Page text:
Audiovisual material can be shown at an educational institution for educational purposes royalty free provided that the copy being used is not an infringing copy and there is no entrance or screening fee for the viewing of the film. A legal copy of audiovisual work is either:
Section 29.5 (d) of the Copyright Act permits the performance of cinematographic works in the classroom. The following stipulations must be met:
Section 29.5(c) of the Copyright Act allows for the performance of a live broadcast to be communicated at the time of it's broadcast. The live broadcast must be shown during scheduled class time and must be related to the course curriculum. Therefore, if a show is broadcast live, but not during class time it is not permitted to be shown in class. The following stipulations must be met:
Section 29.5 (b) of the Copyright Act allows the use of sound recordings in the classroom with the following stipulations:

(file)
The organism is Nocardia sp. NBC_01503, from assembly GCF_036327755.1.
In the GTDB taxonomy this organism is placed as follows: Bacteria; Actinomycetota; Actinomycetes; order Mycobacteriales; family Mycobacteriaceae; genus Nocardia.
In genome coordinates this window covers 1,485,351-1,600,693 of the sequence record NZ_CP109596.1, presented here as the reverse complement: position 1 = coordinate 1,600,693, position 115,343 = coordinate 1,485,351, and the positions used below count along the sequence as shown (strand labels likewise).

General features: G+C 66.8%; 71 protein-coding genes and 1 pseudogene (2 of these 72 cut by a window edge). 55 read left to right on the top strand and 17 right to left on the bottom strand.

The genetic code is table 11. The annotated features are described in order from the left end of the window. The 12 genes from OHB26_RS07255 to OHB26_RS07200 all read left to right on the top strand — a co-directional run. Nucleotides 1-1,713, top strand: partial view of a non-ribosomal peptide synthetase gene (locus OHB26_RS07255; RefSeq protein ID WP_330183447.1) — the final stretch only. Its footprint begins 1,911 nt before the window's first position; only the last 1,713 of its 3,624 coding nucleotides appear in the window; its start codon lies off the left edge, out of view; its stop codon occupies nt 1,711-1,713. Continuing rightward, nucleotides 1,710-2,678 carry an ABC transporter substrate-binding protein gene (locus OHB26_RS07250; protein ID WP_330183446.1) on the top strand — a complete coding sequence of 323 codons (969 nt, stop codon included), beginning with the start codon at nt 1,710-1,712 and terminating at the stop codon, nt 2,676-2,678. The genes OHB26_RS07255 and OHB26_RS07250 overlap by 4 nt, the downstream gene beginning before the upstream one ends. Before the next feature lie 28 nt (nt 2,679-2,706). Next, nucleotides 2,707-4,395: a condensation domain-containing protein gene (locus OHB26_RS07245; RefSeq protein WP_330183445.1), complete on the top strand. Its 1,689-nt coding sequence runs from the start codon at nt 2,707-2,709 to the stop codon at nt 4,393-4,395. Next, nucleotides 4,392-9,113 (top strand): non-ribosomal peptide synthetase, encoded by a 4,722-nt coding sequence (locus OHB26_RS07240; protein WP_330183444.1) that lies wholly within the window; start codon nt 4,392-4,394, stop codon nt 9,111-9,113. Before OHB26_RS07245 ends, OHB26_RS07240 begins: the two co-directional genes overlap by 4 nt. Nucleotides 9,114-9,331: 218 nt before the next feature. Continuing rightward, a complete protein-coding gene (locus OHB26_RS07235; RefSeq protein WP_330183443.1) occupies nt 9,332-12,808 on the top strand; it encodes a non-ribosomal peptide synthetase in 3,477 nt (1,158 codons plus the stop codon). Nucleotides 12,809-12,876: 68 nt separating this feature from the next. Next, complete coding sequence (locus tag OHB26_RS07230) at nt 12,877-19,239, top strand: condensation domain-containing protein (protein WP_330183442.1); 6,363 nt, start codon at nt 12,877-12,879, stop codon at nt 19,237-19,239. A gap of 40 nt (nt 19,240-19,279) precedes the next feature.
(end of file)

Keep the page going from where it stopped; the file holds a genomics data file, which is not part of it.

Section 30.04 of the Copyright Act permits the performance of works that are publicly available through the internet. This does not if:
Refrain from using sites such as Netflix or iTunes. Netflix end-user license agreement specifically states for household use only. iTunes has a similar clause with the terms personal use only. Checking the I agree box for the terms and conditions means that you accept and will abide by the written agreement. This trumps the provisions of Fair Dealing and educational exceptions.
Caution must be exercised when showing Youtube videos in class. The instructor or student showing the video must be able to confirm that it is not an illegal upload of the video. Should you need help determining the uploader of the content, please contact Vanessa Lee.
Found a link that isn't working? Is one of our resources out-of-date? Is there a great resource that we don't know about?
Get in touch with the library and let us know!
We can be reached by phone at 613-969-1913, Ext. 2249, or by email at firstname.lastname@example.org